Worth Ave., Palm Beach; 561-659-6909, worth-avenue.com; most shops open 10 a.m.-6 p.m.
Stop 3: 4 p.m.
Endless Summer Vineyard & Winery, Fort Pierce
Just a five-minute drive north of Al’s and an hour and a half from Palm Beach, you’ll reach Endless Summer Vineyard & Winery inland in Fort Pierce. Owner-vintner and Florida native Gary Roberts has combined his longtime love of surfing with his passion for sweet muscadine wine.
His collection of classic surfboards decorates the winery’s tasting room, where guests can sample unique blends of Noble, Carlos and Doreen varieties of muscadine grape with clever names like We Be Jammin’, Beach Nut and Rasta Mon Red Red wine.
If you’re there on a Sunday, expect a festive party with live music in the vineyard where guests gather at picnic tables made of vintage surfboards, a bocce court and a small inlet with a sandy beach.
4200 Johnston Rd., Fort Pierce; 772-460-0500, endlesssummerwine.com; closed Mondays.
Stop 4: 5:15 p.m.
Fort Pierce Inlet State Park
Drive east to Fort Pierce Inlet State Park and start with a short hike (roughly 30 minutes, although you can easily do it faster) on the hardwood hammock nature trail, made up of a tangle of live oak, seagrape, wax myrtle and red bay trees. Keep your eyes peeled for marsh rabbits, gopher tortoises, butterflies, snakes and migratory birds beneath the dense canopy.
Next, head toward the beach for a leisurely sunset stroll as the sky starts to change color. With its jetty to the south and reef line just offshore, the beach at Fort Pierce is known for its surf break when conditions are right. It’s a totally different vibe from Miami beaches, with a wider shoreline, more consistent waves, darker sand and deeper blue-green sea.
905 Shorewinds Dr., Fort Pierce; 772-468-3985, floridastateparks.org/park/fort-pierce-inlet.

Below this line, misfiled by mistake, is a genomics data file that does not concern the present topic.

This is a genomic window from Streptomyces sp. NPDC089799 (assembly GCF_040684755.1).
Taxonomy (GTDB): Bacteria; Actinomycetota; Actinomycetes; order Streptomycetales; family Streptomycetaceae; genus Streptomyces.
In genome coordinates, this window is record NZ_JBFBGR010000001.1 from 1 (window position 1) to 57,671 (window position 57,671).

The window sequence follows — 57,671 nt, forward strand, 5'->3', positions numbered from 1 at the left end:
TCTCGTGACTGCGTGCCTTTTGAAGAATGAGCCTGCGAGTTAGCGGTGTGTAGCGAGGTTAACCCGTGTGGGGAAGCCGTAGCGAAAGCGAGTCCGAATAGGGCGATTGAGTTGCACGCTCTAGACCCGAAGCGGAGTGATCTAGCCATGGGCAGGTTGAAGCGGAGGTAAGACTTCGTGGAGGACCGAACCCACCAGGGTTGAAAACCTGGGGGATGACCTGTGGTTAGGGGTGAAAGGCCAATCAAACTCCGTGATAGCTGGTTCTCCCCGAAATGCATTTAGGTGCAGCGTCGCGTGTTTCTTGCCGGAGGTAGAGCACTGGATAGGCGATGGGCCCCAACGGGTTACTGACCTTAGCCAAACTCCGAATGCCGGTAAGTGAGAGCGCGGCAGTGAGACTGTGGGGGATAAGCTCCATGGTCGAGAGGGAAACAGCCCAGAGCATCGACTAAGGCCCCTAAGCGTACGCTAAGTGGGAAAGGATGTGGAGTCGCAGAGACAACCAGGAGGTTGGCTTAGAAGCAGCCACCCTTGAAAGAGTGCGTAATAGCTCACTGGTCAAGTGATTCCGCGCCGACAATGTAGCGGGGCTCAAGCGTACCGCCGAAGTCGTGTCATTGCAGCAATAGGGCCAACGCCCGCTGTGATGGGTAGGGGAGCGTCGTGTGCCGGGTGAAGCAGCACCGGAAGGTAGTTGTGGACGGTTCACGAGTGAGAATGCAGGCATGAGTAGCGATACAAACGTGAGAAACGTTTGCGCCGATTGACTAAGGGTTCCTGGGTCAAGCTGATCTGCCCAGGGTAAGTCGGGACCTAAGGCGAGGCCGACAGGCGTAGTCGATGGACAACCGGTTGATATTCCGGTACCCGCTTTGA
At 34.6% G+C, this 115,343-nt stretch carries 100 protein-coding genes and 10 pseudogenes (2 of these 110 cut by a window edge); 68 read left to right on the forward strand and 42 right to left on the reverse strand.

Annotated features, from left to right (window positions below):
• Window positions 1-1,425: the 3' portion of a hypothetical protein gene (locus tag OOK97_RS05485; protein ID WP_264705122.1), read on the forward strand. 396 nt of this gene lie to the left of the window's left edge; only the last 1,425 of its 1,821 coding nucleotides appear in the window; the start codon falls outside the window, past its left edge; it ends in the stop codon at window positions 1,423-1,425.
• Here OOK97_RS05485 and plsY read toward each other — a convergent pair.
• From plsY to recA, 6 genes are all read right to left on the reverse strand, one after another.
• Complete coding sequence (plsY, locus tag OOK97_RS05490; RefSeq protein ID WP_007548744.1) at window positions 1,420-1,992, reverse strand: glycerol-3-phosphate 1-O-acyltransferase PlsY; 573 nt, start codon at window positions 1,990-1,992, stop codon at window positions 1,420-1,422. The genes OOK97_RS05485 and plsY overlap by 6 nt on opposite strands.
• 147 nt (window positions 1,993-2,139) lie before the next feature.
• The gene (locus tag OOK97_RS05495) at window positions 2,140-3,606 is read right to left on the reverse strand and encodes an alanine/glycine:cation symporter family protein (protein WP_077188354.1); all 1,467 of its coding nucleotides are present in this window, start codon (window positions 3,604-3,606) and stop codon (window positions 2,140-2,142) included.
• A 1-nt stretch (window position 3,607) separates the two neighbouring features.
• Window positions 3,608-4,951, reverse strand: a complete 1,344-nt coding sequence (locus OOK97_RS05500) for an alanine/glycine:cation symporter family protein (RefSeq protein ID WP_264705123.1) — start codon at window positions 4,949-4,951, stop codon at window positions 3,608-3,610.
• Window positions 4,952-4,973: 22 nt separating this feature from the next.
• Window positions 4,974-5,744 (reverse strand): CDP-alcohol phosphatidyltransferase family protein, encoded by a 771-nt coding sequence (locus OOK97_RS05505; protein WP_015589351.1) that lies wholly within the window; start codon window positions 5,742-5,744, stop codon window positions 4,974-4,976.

Stop 5: Overnight
Costa d’Este Beach Resort & Spa, Vero Beach
Take the scenic route north on State Road A1A for 13 miles to Vero Beach and Costa d’Este Beach Resort & Spa. Owned by Emilio and Gloria Estefan, this oceanfront boutique hotel brings a little Miami Modern flair to Vero’s largely rustic and colonial style architecture. With a breeze-block fountain and cheese-hole facade emblazoned in neon, this stylish retreat is your stop for dinner — and your home for the night, if you’d rather not make the two-and-a-half hour drive back to Miami just yet.
Wave Kitchen & Bar serves a sophisticated menu of fresh Florida seafood, steak and Cuban classics like ropa vieja with black beans, rice and plantains, straight from the Estefan cookbook.
Rooms are chic and modern, featuring comfortable beds and oceanfront balconies in natural wood and cream tones with nautical accents like porthole-style windows.
In the morning, wake up early for a walk along the tranquil, uncrowded beach, where you can also launch kayaks or standup paddleboards. Before your drive home, book a treatment at the spa for a tension-melting massage.
You’ll leave feeling refreshed with a whole new perspective on what you can do in a day in South Florida.
3244 Ocean Dr., Vero Beach; 772-562-9919, costadeste.com; rates from $193.
Shayne Benowitz: firstname.lastname@example.org, @ShayneBenowitz